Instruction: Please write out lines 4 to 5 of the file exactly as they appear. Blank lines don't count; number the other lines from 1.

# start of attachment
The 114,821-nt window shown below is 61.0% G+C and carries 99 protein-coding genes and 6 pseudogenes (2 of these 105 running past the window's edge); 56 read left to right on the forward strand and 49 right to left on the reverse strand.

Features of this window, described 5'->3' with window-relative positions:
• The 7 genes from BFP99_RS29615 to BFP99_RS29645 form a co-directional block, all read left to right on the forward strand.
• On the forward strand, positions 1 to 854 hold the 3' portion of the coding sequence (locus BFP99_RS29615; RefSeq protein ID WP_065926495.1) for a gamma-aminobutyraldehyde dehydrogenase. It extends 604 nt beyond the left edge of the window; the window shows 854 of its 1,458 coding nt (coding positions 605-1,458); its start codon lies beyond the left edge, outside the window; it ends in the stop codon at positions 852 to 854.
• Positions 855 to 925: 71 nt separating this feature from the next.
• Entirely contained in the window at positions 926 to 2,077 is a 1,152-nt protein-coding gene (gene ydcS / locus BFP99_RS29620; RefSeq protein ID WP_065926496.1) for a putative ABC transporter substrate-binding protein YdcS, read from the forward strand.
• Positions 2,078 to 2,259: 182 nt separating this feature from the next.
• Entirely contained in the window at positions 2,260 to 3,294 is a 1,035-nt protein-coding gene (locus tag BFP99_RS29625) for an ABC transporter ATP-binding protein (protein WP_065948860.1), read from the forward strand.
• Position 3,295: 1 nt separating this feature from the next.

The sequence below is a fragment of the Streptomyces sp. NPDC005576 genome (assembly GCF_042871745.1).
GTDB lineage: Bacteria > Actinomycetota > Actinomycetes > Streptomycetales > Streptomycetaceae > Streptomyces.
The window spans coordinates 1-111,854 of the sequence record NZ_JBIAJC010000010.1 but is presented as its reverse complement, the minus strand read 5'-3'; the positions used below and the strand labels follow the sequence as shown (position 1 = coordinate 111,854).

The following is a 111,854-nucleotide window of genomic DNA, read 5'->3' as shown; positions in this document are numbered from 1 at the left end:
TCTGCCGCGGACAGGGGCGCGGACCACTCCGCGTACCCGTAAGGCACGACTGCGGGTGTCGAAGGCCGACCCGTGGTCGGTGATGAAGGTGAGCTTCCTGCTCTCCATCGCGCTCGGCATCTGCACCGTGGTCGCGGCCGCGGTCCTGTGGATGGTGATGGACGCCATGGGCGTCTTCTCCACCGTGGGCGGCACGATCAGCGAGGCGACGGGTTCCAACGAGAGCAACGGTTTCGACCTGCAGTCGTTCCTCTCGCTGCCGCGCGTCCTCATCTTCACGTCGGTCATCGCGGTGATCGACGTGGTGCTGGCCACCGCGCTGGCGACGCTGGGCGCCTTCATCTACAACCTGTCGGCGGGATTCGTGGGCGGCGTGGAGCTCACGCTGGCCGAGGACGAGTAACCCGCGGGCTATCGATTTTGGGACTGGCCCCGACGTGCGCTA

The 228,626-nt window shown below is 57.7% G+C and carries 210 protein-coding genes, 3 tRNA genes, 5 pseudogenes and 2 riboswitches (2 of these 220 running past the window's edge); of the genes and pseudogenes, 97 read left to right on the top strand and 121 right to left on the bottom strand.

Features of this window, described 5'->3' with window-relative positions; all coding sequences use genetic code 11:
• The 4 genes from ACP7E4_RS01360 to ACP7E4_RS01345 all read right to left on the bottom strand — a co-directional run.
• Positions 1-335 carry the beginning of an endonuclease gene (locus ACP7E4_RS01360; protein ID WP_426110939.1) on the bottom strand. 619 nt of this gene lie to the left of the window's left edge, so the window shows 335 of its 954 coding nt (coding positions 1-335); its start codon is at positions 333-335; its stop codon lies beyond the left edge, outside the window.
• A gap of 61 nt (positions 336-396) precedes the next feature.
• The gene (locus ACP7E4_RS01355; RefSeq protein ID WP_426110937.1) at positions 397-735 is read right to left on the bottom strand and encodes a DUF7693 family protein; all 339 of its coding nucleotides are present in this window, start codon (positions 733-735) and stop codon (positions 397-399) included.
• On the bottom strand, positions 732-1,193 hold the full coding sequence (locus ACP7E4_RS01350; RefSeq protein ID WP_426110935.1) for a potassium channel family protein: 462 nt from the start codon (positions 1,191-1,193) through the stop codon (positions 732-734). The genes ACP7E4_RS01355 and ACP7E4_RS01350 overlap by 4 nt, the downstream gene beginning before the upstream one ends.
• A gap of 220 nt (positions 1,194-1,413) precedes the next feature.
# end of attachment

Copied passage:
• On the forward strand, positions 1 to 854 hold the 3' portion of the coding sequence (locus BFP99_RS29615; RefSeq protein ID WP_065926495.1) for a gamma-aminobutyraldehyde dehydrogenase. It extends 604 nt beyond the left edge of the window; the window shows 854 of its 1,458 coding nt (coding positions 605-1,458); its start codon lies beyond the left edge, outside the window; it ends in the stop codon at positions 852 to 854.
• Positions 855 to 925: 71 nt separating this feature from the next.